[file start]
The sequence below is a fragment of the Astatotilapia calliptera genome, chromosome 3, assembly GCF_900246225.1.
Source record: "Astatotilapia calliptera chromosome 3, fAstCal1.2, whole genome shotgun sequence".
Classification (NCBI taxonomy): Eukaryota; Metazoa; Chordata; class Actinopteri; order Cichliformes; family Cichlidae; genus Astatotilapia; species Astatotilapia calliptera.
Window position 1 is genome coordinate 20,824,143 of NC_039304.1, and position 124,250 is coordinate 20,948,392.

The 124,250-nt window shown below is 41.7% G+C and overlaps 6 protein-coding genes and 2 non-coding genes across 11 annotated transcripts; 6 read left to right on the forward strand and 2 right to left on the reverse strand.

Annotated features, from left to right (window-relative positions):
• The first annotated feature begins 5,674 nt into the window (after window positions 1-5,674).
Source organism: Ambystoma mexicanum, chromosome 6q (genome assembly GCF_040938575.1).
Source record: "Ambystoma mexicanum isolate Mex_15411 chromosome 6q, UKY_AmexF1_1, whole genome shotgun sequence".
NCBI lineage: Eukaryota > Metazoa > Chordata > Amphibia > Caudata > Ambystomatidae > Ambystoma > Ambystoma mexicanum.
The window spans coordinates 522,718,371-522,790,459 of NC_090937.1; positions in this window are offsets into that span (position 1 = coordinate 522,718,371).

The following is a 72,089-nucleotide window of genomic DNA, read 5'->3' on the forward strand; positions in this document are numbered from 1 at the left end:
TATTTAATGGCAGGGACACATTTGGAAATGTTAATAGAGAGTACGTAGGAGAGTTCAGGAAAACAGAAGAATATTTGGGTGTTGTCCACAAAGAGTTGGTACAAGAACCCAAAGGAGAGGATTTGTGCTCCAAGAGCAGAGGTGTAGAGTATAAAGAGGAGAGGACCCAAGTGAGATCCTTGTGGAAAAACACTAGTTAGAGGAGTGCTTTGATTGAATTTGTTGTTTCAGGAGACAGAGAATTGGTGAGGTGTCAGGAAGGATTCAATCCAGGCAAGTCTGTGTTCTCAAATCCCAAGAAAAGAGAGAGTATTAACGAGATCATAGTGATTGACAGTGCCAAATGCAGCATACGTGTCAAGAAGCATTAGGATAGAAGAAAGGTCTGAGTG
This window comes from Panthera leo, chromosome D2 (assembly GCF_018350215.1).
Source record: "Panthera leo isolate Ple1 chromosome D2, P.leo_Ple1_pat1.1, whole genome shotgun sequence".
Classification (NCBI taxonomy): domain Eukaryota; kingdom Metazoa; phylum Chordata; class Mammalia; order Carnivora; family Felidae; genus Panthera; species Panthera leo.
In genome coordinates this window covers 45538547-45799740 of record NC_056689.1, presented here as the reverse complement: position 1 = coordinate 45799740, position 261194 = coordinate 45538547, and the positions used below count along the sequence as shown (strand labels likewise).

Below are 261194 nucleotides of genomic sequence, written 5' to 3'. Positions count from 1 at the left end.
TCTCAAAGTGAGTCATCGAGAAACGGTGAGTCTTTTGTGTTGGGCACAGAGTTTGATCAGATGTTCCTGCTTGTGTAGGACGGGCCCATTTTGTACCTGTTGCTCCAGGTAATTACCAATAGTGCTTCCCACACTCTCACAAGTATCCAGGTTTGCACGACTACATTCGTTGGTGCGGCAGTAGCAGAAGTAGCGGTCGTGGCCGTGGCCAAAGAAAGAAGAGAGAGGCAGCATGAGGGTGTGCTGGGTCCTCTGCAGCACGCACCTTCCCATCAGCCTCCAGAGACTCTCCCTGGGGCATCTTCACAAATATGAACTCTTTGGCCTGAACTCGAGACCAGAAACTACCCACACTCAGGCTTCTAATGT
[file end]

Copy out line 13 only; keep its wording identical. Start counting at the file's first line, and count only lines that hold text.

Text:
TATTTAATGGCAGGGACACATTTGGAAATGTTAATAGAGAGTACGTAGGAGAGTTCAGGAAAACAGAAGAATATTTGGGTGTTGTCCACAAAGAGTTGGTACAAGAACCCAAAGGAGAGGATTTGTGCTCCAAGAGCAGAGGTGTAGAGTATAAAGAGGAGAGGACCCAAGTGAGATCCTTGTGGAAAAACACTAGTTAGAGGAGTGCTTTGATTGAATTTGTTGTTTCAGGAGACAGAGAATTGGTGAGGTGTCAGGAAGGATTCAATCCAGGCAAGTCTGTGTTCTCAAATCCCAAGAAAAGAGAGAGTATTAACGAGATCATAGTGATTGACAGTGCCAAATGCAGCATACGTGTCAAGAAGCATTAGGATAGAAGAAAGGTCTGAGTG